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Community and Q&A

Slab drop Front, Back and Garage Man Doors – Zero Entry Doors

idahobuild | Posted in General Questions on

Planning for future, when I start to find it difficult to travers steps and other obstacles, I am thinking of changing the slabs for the front porch, back patio and dwelling entry from the house to have no drop or step.  The garage door is certainly covered. Both the front and back doors have covered approaches (see atch’d).  As long as the slabs are slopped away from the house and the door/wall sills are WELL SEALED, any difficulties that I’m missing that might come from this change.  If the doors should/must be elevated above the slab, what is the minimum recommend/required.

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  1. Expert Member
    ARMANDO COBO | | #1

    I have designed houses with no step concrete for clients with mobility issues, and if you are going for a tight building envelope, you can install low-threshold or no-threshold doors, but you need to make sure your Bldg, Dept. allows it.
    Also, I usually design 12' min. deep porches, so there's small chance of rainwater getting in, but if you have less depth, you could install a fully drainable channel with a metal grate across and in front of the exterior patio doors.
    If you are required to drop the porch floor from the house finished floor, you can recess a door frame mold about 1" into the concrete, install a pan and set the door into it, then have your concrete contractor "build" you a tinny ramp to the bottom of the threshold.

  2. walta100 | | #2

    Some codes require the garage to be several inches lower than the living space. The idea being that gas fumes are heavier than air and keeping the garage lower keeps the explosive fumes out of the living space.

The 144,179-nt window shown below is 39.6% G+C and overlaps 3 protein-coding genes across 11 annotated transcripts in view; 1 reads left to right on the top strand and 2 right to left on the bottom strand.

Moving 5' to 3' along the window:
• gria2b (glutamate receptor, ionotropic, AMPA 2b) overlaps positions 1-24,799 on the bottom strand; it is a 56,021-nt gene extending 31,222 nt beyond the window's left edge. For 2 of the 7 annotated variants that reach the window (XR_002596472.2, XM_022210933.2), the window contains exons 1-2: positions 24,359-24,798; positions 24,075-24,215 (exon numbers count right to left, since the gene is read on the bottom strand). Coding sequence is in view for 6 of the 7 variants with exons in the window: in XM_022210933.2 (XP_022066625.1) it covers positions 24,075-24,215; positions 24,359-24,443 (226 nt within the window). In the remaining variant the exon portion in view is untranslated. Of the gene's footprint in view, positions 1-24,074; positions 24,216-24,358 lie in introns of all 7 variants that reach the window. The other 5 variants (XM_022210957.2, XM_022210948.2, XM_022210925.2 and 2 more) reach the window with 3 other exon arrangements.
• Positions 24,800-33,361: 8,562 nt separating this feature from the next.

1. Expert Member
      Michael Maines | | #3

      Walta, do you know of any codes the still require that? BOCA used to but I'm not aware of anyone using it anymore. It's not in the IRC and I've looked but haven't seen it in NFPA 101. I had heard the theory about gasses being heavier than air, but the dangerous gasses in a garage are all equal density or lighter than air. I have also heard that the step-down is in case gasoline leaks from the vehicle, or possibly for stormwater/meltwater. In any case, I'm not aware of current codes that require a step down.

  3. walta100 | | #4

    All I know is a few years ago when I was building my no step garage, the concrete sub told me that the near by county was still enforcing a garage step down requirement. True or not then or now I am not sure. A lot of places keep old code versions enforce for decades.

    My point is understand what your local people are enforcing before you pour concrete.


  4. Expert Member
    ARMANDO COBO | | #5

    Many moons ago, as far as I remember, we had that same code, but I believe it had to do with a vehicle stop when WHs and air handlers were installed exposed in the garage. We used to do small ramps for wheelchair accessibility. Then at some point, that requirement went away since we stop installing those appliances in the garage. They still require in a few local codes a 24" stand or bollards.
    If solar PV equipment and batteries are install in the wall were a car can hit them, our code requires bollards. Its better to install that equipment on a dedicated side area in the garage, avoiding vehicles all together.
    Optionally and occasionally, I've design 4"-6" step in large garages where the client wants to have tools and storage and don't want to have issues, then we'll install a small ramp for accessibility.

  5. idahobuild | | #6

    I think I'll just have a 2" drop to the various exists. I just don't know that it's worth complicating the building's details over. With any luck, I'll keep my physical capabilities 'til the end.

  6. plumb_bob | | #7

    There are tapered rubber mats that can act as small ramps into buildings, I have seen them spec'd for accessible residential units where the floor slab is higher than the porch floor.

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